In the operating room, they played Dave Matthews Band at my request, and informed me that it was still possible that I would not have a transplant that day.  In fact, they might put me under, determine the lungs were not ideal for transplantation, and wake me up with my old lungs.  This became my primary fear—that all of this would be for nothing and I’d go back to being at home on six liters of oxygen waiting for this process to happen all over again.  About a half an hour after I was wheeled into the room, a phone rang and one of the many doctors there answered it.  I could not make out what was said, so once the call ended I asked, “What was that, a wrong number?”  Humor was my defense against my fears at that point, and it was working well enough.  The anesthesiologist spoke with me and said they’d be putting me under in the next few minutes.  My last memories in the operating room were of a warm, dark, swirling sensation, like slowly going down a drain, and a comforting feeling of immense love.  Whatever was on the other side of this surgery, I was ready for it.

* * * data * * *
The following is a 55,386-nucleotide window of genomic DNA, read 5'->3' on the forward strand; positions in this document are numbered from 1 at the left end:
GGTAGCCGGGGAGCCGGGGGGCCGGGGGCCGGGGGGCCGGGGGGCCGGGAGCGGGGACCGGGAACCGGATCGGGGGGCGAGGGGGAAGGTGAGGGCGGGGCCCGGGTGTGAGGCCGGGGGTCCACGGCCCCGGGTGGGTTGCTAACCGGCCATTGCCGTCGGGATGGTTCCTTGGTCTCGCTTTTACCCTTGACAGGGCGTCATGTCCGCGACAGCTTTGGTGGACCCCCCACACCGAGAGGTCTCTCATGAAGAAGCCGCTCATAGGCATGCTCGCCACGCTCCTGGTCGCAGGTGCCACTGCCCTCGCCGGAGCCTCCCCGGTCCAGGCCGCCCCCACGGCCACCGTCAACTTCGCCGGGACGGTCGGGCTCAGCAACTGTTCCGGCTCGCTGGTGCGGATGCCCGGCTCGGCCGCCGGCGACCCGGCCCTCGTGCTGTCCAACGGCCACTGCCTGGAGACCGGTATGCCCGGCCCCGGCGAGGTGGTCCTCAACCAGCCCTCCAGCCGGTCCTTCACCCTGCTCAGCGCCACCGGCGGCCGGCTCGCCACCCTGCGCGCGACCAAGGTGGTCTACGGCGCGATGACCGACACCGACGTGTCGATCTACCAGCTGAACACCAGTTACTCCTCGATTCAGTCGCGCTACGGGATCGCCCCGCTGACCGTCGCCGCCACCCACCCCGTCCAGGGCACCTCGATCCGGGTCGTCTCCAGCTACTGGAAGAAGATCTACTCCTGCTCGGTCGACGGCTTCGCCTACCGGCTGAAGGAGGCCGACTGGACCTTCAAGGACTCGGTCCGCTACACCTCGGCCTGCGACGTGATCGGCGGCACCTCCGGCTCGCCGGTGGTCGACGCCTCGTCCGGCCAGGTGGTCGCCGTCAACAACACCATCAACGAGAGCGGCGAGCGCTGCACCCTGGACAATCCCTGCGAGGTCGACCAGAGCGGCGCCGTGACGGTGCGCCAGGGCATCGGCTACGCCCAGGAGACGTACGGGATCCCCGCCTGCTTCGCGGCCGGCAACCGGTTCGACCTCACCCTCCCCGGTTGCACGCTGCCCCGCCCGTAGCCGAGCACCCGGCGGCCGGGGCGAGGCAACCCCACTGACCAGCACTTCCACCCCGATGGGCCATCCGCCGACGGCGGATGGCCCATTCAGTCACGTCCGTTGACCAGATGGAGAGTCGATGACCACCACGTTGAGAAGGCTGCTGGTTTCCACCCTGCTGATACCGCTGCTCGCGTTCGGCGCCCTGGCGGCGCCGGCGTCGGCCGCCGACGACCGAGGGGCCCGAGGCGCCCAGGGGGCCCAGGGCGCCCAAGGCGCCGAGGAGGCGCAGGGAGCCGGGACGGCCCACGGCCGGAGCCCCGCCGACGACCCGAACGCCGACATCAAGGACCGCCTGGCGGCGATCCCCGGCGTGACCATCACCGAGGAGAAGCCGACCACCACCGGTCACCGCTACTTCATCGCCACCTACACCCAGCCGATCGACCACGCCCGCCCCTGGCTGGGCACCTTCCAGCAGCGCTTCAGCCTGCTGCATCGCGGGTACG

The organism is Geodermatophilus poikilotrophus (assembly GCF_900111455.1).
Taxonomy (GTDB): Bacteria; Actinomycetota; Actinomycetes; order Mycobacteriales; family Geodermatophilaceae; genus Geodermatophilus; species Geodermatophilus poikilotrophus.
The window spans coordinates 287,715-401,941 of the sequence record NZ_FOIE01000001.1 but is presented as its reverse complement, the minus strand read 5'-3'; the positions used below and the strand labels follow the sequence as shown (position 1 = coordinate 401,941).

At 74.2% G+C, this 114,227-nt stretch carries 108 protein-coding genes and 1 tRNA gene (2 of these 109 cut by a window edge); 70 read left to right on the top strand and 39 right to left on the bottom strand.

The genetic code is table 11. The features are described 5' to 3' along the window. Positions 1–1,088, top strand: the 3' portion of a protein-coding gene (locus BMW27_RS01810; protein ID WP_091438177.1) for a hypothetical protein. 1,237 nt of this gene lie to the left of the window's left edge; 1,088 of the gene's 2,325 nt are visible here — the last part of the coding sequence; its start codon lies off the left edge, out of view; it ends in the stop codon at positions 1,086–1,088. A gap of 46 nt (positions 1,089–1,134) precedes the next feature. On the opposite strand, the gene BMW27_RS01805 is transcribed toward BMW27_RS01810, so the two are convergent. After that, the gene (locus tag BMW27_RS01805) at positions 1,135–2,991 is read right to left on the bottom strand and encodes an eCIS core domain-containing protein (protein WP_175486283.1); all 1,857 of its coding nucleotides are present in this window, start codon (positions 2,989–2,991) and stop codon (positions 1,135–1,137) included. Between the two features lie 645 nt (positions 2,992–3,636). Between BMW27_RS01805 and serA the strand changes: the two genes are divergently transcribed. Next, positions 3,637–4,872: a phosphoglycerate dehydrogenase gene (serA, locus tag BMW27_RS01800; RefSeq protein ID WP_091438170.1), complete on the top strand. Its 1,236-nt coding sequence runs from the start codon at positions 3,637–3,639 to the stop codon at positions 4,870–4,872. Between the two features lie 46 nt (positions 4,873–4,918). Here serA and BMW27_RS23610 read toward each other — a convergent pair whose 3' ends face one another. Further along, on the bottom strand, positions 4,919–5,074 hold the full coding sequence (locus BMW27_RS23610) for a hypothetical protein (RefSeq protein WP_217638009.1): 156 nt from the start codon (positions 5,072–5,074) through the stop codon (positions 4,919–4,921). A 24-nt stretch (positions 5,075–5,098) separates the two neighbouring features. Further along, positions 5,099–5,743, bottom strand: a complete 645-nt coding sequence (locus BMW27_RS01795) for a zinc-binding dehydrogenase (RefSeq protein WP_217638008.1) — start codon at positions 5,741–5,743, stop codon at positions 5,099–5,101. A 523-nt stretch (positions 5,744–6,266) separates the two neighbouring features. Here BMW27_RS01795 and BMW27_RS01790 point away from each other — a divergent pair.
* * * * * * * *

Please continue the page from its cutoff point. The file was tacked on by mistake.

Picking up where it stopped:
As I said before, after this point, I had the easy job for what turned out to be the next 36 hours.  Sixteen of those were the actual surgery, which took longer than most since my own lungs were so scarred and needed to be cut out very slowly, centimeter by centimeter.  Dr. Jules Lin did the entire procedure, including the “second surgery” which was required because I began bleeding internally after the donor lungs were successfully placed.  Thirty units of blood later, the bleeding had been stopped and I was in the recovery room.  My loved ones watched and waited for me to awaken, which I did not do until Saturday morning.  My wife said that she wanted more than anything for me to be extubated and start breathing on my own because she needed to hear my voice—that would reassure her that I was really and truly “back.”